Now, where were we? Oh yeah, we were talking about truth (I know such detours make the reader wish to take a pistol themselves and point it at either their or my head but bear with me, please). As we said, mental images are not, by themselves, true and false. This is so because (let’s reiterate it once more) we can assess whether a given mental image works, only by applying it and interpreting the result, but we can only do that using other mental images. We cannot see reality outside of the mental images, so, when considering it by itself, we cannot call an image true or false, we cannot even compare one image to another and say which is better or closer to the “real world” (because, again, we only perceive the “real world” through images). I love Wittgenstein’s essay “On certainty” and especially the opening sentence which was written as a response to G. E. Moore’s argument against skepticism, that consisted in raising his hands and saying “here is a hand and here is another one”. Wittgenstein’s response:
- If you do know that here is one hand, we’ll grant you all the rest.
That is, if we have a starting point if there is one thing that we know to be true, then everything else can indeed follow from it. But we do not have such starting point, so that is why mental images are by themselves neither true nor false.
The situation changes when we observe mental images with their connection to goals. Goals are by definition desirable (or undesirable), they cause pain (or pleasure), they make us fed (or hungry). And it is based on these sentiments that we deem the mental images that correspond to them true (or false).
3. A mental image has a degree of reality, that can be equated with the degree in which its corresponding goal is desirable for the individual (based on an individual's own subjective criteria). Comparing mental images with one another is a converged way of comparing the goals for which they stand for.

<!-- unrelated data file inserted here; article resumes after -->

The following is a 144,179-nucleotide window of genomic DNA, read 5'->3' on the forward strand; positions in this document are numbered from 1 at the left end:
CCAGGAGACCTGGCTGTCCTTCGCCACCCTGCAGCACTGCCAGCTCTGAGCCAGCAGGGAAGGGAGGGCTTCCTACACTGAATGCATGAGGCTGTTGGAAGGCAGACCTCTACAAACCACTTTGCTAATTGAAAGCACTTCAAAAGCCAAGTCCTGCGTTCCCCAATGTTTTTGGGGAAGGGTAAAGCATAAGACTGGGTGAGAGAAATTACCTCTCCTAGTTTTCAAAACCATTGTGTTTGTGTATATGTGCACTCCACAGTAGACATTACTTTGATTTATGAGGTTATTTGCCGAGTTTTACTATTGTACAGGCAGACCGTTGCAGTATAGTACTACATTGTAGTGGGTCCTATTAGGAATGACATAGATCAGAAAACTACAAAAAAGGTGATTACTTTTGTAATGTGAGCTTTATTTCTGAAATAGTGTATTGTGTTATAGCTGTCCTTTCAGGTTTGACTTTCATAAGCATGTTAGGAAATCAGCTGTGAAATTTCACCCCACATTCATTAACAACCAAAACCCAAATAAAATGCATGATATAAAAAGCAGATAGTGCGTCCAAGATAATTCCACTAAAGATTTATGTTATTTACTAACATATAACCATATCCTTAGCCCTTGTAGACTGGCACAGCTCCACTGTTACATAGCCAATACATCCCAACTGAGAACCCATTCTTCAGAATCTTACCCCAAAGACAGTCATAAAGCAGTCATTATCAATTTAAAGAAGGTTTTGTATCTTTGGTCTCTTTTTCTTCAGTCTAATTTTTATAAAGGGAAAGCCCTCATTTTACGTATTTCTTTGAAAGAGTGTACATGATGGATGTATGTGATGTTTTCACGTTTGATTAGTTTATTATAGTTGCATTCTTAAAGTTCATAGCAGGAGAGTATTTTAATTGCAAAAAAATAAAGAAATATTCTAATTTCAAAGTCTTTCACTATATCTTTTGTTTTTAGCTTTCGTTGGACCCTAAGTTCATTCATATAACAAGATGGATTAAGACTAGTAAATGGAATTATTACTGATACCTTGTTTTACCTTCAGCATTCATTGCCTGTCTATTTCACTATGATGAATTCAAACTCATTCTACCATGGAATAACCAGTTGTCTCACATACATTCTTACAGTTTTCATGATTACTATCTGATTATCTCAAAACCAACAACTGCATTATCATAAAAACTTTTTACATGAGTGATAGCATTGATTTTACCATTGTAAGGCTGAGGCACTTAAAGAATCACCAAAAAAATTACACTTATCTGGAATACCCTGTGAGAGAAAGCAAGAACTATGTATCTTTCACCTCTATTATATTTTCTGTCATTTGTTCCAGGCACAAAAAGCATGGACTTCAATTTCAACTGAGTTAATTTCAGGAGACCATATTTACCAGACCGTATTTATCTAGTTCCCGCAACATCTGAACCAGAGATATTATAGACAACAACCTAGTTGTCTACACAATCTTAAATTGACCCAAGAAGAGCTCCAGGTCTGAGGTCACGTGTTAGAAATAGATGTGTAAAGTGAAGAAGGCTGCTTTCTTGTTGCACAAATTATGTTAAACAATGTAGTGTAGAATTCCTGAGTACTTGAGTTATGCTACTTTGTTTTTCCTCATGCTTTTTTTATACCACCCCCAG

Notice that I don’t say that the truth can be equated with how often the goal is successfully achieved by the individual. Achieving a goal is abstract, having it influence our worldview is not.
In our everyday thinking, we don’t always associate truth with pleasure and falsity with pain, for example, we have expressions like “truth hurts” that representing the conflict between mental images and reality. Let’s talk about how perception evolved to get to that point.
The behavior of the simplest organisms that have no brain or have a very rudimentary brain can be described by the stimulus-reaction model - they perceive an object and react on it immediately in the manner that they are predisposed (with natural selection clearing out inadequate responses). A little more complex, but still fairly simple are organisms that can also judge whether a given reaction was “good” or not (e.g. by using pain detectors) and store in their brain a lot of good stimulus/reaction pairs e.g. seeing a predator and running away. These pairs resemble rudimentary memories but unlike real memories, they don’t require for an organism to have concepts of time, causality or any of the other related concepts in order to exist, as these pairs: